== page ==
Eighteen Years Ago
The air was heavy with the smell of moss and blood. Rylar Greyhart stepped into the clearing, saw the pale bodies strewn about like mismatched puzzle pieces, coated red against the bed of green upon which they lay. The leaves overhead cast their frozen features into shadows between streaks of sunlight, and not a blade of grass stirred, as if the land itself held its breath.
Time stopped as the young captain surveyed the slaughter. The men, some armed, most not, their green eyes full of fear, confusion, pain. The women, their hair splayed out like flaming kites. The elderly, blood smeared across the wrinkled valleys of their skin. The young, their tiny bodies never to grow, skinny arms reaching out for help that would never come. Rylar’s gaze settled on the lieutenant under his command.
He was built like a lance wrapped in muscle, sharp and strong. His goatee was immaculate, as were his closely-cropped curls the color of oil. Through eyes as cold as winter midnight, he sneered down at Rylar with detached contempt.
“Your orders were to secure the Vaelenites, not to butcher them,” Rylar said. If only his half of the patrol had found them first.
“They attacked us.”
“I count twoscore bodies and half a dozen weapons.”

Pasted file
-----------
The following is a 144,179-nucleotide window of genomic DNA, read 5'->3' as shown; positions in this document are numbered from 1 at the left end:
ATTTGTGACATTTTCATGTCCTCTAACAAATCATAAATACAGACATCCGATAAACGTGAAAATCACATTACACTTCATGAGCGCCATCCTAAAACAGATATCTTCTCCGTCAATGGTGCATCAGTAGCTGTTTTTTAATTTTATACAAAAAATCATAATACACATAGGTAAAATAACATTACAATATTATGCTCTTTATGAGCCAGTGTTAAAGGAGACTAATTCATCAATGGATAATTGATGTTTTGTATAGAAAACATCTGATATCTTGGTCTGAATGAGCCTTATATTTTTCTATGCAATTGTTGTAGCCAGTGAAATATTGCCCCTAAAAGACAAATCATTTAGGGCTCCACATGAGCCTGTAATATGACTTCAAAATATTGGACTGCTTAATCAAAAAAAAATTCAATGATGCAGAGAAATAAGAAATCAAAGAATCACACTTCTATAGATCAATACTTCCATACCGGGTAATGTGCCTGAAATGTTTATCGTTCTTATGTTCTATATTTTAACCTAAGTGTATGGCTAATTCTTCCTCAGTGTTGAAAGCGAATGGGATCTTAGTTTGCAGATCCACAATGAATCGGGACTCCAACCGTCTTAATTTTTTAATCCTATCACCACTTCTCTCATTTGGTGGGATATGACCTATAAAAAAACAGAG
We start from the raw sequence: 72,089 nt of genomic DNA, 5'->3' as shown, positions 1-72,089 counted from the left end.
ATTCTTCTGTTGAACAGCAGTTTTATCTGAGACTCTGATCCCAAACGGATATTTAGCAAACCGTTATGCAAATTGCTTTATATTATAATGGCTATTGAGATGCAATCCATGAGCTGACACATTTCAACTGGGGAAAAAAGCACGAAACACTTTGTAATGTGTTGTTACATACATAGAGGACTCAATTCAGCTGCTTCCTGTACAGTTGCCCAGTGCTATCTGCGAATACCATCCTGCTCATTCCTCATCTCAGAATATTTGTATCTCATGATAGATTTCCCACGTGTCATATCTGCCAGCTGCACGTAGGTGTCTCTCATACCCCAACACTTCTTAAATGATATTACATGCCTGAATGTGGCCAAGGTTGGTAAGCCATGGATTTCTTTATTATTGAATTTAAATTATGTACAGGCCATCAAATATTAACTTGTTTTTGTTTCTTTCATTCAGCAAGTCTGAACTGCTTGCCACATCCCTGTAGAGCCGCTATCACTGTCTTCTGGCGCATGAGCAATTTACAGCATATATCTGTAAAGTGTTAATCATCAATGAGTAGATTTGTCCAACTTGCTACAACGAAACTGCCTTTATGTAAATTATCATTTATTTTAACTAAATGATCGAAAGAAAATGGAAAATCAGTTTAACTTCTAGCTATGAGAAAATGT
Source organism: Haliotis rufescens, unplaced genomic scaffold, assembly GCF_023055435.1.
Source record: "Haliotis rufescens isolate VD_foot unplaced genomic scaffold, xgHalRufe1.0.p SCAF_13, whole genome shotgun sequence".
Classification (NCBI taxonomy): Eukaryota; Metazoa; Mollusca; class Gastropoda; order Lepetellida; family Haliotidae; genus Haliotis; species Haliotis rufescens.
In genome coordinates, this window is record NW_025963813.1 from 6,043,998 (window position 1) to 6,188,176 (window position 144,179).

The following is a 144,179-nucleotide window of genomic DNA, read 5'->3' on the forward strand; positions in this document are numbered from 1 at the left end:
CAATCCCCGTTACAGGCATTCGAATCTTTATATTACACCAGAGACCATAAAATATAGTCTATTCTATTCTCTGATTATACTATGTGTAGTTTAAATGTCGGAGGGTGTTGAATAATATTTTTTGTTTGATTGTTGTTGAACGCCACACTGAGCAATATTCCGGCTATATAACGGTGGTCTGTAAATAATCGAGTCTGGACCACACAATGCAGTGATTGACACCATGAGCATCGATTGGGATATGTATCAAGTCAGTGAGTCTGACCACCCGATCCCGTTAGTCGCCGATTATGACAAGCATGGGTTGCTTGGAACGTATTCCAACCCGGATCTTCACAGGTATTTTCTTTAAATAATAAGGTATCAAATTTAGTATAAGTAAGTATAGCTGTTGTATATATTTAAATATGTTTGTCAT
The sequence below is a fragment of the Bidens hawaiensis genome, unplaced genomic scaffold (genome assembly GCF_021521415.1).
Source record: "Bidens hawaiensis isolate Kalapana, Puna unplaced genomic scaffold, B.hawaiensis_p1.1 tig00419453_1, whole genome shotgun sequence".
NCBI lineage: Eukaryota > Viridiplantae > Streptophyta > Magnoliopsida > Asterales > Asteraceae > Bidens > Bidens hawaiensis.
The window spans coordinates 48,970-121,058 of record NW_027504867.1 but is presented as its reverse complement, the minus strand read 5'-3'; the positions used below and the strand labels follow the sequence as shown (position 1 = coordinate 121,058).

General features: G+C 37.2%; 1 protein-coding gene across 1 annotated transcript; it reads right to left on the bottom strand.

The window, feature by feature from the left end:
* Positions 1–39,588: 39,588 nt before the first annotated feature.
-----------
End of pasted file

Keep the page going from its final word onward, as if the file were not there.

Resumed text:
“A beast doesn't need weapons to attack.”
“And the women? The children?”
“Does the size of the wolf matter, or does the shepherd defend himself all the same?”
Rylar stared at his underling. He wanted to strike the dispassionate smirk from his features, wanted to beat the truth out of him. Instead, he addressed the rest of the gathered Vanguard, the elite soldiers of Corbryn. “Is this true? Did they attack your patrol?”
Many nodded in silence or looked away. None dared contradict the eldest son of such a powerful lord. At Rylar’s side, Dakstaan, his closest friend, knelt beside a young girl’s corpse and closed her eyes with a giant paw of a hand. He rustled through the grass, repeating the gesture with a surprisingly gentle touch for such a large man. Rylar could see the sorrow on his features beneath his great, golden mane.
“You'll make your full report to the High Commander, then,” Rylar said. “Tell him how women and children and babes nursing at their mother’s breasts threatened the safety of your men.”
“Pardon me, Captain Greyhart, but is that doubt I hear in your voice?”
“It’s not my place to doubt one from such an esteemed family as yours. But it is my place to command. Take your men and ride back to Castle Elhan to make your report. We’ll follow once we've buried the dead.”
“You want to bury these goat-fucking savages? It's not as if they'll make it to the Perpetual Dawn. Let the crows have their feast.”
Rylar leaned forward, speaking through his teeth. “You're wearing my patience thin, lieutenant. Make for the capital. Now.”
His subordinate exited the clearing with false deference, his men trailing in his wake. Rylar watched him go with a disgusted scowl upon his sharp features. It wasn't the first time Tiberius Khan had tested him. Nor would it be the last.